Pablo Picasso, one of the most significant artists of the 20th century, created a series of 58 variations of Diego Velazquez’s famous painting Las Meninas in 1957. Velázquez’s Las Meninas is regarded as one of his most intellectually demanding works and is an essential piece in Spanish art history. The art historian Ernst Gombrich once referred to it as “the theology of painting.” It depicts the young Infanta Margarita surrounded by her attendants, while the process of making a portrait also being depicted on canvas.
Picasso’s work is not just about replicating Velazquez’s masterwork; instead, it encompasses both a challenge to one of Spain’s most important paintings and modern events occurring at that time. Each picture from Picasso’s Meninas reflects his version and interpretation by exploring color schemes combined with new groundbreaking styles during the time. Picasso was fascinated by this painting since he saw it when he was only fourteen years old and continuously sought its inspiration until his death.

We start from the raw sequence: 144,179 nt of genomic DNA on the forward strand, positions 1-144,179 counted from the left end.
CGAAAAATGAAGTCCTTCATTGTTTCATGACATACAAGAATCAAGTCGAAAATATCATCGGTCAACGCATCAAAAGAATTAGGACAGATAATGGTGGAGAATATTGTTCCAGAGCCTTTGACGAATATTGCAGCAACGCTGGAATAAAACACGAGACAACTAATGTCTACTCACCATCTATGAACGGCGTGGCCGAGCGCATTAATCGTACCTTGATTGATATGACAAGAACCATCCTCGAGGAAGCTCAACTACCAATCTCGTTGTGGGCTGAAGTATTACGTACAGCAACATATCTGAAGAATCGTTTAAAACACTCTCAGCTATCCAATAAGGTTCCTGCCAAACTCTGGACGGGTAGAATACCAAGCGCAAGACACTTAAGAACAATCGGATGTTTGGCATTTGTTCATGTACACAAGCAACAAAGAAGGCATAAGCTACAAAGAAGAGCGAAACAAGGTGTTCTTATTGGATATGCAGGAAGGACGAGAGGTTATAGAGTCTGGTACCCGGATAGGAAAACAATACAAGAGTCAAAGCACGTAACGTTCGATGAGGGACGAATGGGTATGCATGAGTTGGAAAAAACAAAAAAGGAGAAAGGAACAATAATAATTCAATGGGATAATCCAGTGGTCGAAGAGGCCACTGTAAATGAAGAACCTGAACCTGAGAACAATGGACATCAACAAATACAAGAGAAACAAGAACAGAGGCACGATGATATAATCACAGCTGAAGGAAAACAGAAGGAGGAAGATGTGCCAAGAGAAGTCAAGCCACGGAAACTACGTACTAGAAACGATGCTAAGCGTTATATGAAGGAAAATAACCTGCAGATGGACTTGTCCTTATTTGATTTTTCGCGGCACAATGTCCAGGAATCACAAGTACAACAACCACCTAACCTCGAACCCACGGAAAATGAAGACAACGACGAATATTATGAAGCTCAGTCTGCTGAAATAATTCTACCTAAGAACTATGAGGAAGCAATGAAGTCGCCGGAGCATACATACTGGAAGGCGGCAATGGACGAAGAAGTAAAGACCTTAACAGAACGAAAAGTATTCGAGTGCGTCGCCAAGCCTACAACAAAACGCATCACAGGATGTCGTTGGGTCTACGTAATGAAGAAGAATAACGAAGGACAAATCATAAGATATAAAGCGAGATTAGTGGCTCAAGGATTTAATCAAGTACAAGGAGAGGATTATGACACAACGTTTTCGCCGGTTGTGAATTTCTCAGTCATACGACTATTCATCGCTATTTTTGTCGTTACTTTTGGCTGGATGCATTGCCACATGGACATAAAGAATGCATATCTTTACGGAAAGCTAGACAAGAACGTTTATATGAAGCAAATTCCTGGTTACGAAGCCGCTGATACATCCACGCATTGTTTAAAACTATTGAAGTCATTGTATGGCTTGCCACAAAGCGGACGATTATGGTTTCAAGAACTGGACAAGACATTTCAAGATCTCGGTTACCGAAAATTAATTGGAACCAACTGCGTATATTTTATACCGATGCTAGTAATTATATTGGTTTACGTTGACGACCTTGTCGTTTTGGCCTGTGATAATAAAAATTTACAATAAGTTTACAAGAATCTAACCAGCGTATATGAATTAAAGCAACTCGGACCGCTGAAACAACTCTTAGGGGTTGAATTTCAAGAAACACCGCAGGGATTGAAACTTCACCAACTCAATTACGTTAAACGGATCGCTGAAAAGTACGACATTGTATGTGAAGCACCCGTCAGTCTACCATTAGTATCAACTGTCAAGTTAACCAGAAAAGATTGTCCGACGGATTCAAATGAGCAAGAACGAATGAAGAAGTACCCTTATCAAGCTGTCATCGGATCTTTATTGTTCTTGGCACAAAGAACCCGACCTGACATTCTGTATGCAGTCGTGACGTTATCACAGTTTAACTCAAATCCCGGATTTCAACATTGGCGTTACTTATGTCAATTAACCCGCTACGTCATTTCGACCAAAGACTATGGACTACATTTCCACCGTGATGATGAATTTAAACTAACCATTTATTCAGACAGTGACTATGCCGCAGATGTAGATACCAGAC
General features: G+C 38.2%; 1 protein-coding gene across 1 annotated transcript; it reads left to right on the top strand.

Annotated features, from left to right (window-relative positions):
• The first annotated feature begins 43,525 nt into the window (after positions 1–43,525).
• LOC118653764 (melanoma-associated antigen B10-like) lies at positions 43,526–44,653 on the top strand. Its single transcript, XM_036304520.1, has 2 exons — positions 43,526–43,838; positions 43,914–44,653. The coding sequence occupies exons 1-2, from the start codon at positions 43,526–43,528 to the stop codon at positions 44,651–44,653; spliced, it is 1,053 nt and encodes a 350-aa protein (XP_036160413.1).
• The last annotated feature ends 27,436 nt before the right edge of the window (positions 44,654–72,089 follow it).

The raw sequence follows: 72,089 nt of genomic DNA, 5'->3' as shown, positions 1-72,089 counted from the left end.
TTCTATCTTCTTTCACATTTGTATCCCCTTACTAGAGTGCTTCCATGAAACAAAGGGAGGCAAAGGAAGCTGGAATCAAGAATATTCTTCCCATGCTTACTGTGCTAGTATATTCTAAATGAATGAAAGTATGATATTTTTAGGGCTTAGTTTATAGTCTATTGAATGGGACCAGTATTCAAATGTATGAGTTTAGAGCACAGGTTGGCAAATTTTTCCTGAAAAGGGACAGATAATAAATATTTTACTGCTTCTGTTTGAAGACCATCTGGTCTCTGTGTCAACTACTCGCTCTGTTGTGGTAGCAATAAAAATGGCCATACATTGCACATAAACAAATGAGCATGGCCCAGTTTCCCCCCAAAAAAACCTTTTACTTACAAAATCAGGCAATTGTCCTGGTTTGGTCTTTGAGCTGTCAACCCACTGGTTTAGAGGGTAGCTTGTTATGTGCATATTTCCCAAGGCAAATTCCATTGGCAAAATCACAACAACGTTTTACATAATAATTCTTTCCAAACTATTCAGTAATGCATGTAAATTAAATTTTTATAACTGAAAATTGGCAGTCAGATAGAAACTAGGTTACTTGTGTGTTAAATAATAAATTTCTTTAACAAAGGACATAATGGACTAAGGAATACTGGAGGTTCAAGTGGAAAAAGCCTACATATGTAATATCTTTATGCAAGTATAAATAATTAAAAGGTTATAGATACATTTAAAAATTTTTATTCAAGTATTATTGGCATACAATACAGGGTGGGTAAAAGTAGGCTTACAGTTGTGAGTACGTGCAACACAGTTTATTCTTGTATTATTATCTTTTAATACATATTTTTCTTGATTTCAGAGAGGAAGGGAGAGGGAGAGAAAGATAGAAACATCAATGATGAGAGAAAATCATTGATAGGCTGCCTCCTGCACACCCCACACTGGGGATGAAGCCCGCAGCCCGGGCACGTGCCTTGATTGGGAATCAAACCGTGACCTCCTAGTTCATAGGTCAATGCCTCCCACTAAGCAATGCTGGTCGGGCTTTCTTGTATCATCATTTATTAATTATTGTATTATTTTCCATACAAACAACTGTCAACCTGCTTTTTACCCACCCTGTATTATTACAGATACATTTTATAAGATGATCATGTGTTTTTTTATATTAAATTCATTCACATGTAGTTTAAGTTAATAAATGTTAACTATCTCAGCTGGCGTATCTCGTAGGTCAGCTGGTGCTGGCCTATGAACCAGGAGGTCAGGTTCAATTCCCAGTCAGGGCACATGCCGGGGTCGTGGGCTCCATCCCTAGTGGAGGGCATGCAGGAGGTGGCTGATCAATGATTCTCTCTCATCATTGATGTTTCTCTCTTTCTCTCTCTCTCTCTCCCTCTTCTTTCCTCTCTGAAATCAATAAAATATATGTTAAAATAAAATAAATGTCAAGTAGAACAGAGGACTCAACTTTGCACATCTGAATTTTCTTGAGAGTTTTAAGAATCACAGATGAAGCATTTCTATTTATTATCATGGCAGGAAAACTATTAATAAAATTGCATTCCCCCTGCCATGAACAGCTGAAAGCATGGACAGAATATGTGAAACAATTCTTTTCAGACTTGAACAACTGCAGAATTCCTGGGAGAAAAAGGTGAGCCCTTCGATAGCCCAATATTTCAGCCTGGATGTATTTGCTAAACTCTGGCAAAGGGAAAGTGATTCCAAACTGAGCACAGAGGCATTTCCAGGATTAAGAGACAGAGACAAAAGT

Picasso’s variations offer insight into how ideas develop within art as he explores every element within fifty-eight different ways through bold abstracted depictions melding shapes together that create another dimension to photography or drawing techniques questioning our understandings ‘what defines art’. Even today, more than six decades later after its creation, Picasso’s Meninas series maintains relevance and influences young contemporary artists today; each bringing newfound interpretations continually creating new stories to tell with this timeless masterpiece reference from the past with technological advancements present creativity for future generations.